VW Commercial Vehicles has presented its T7 as a Multivan, in which a plug-in hybrid is part of the drive programme for the first time. This is made possible by a change of platform: the T7 is now based on the Modular Transverse Toolkit.
The new PHEV drive bears the additional designation eHybrid and offers a system output of 160 kW and a maximum system torque of 350 Nm. The plug-in hybrid combines an 85 kW electric motor with a 110 kW petrol engine and a 13 kWh battery. VW Commercial Vehicles does not yet provide concrete information on the purely electric range. It is “designed in such a way that the typical daily distances can be covered without emissions”. There is also no information about the charging capacity.
The dual-clutch gearbox – called DSG by VW – has been further developed especially for the PHEV, where the electric motor is also installed. The eHybrid has a six-speed DSG, all other drives have a seven-speed DSG – there is no longer a manual gearbox. Only the front wheels are driven.
According to VW, the Multivan eHybrid always starts in ‘E-Mode’, but with two exceptions: If the battery is colder than minus ten degrees or the charge level is too low – but VW does not give an exact figure here. In ‘E-Mode’, the T7 Multivan can drive up to 130 km/h, then the combustion engine switches on.
Unlike its predecessor T6.1, the T7 is no longer based on a VW Commercial Vehicles platform, but on the MQB. Therefore, the plug-in drive is essentially familiar from models such as the VW Passat GTE or Golf GTE. The change to a passenger car platform not only enables the cost-effective adaptation of the hybrid drive, but should above all offer greater comfort in the chassis, but also in the entire interior.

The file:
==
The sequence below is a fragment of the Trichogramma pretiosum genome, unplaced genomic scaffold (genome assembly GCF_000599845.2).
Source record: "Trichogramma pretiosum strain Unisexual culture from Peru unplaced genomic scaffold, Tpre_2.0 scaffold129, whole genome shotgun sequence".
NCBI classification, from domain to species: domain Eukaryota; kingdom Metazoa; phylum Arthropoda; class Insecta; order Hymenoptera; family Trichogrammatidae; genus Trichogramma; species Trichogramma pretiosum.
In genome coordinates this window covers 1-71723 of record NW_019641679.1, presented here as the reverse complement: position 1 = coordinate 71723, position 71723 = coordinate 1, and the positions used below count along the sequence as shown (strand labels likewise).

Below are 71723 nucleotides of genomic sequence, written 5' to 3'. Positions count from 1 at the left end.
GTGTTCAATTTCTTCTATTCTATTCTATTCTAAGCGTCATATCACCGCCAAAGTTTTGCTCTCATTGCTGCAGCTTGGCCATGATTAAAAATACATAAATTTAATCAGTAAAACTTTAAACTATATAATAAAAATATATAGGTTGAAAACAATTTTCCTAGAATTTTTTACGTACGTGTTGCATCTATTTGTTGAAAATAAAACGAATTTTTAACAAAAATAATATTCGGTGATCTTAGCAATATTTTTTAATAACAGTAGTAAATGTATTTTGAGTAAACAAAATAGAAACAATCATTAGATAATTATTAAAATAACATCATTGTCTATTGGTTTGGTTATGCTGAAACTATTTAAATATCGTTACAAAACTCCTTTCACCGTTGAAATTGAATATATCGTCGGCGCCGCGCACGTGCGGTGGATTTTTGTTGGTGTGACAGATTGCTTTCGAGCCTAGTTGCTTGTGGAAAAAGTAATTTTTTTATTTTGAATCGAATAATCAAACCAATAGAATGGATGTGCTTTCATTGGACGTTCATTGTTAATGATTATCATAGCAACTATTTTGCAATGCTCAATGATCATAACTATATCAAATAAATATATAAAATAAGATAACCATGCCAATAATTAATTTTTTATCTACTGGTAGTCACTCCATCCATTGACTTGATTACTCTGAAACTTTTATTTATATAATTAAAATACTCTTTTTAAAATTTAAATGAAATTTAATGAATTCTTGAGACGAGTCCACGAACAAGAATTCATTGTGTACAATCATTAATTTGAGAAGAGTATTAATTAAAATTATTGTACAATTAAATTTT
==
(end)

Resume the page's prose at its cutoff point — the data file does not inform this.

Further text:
However, this also has a disadvantage: the passenger car platform does not allow for such high payloads as required by, for example, a Transporter or the California camper conversion. Therefore, the T6.1 will remain in the range for these applications – without PHEV. The T7, on the other hand, will be aimed at private customers. When the all-electric ID. Buzz is added, VW will offer three different vans in the five-metre class.
The T7 is 4.97 metres long, 2.25 metres wide with exterior mirrors (without: 1.94 metres) and 1.90 metres high. The model is only available with one wheelbase (3.124 metres), the long-wheelbase version with 5.17 metres simply has a 20-centimetre longer rear overhang. The front design of the Multivan is somewhat reminiscent of the current Caddy – which is also due to the fact that the bonnet of the MQB van is somewhat flatter and longer, thus slightly changing the familiar appearance of the VW bus. There is also a big change at the rear: The tail lights are no longer upright but horizontal – and thus two-part in the body and tailgate. VW has never taken this step in a cost-optimised model that is also to be offered as a commercial vehicle.
Despite the new front with the cabin shifted slightly to the rear, the T7 is supposed to offer more space. To list the interior dimensions here would go beyond the scope of this article in view of the diversity of variants with normal and long versions as well as the various seat configurations of the seven-seater. Therefore, only two dimensions: with seven seats, the standard version can be loaded with up to 469 litres, the long version with up to 4,053 litres when the second and third rows of seats are removed. The loading sill is 58 centimetres high.
VW has not yet announced prices for the T7 Multivan eHybrid or the market launch.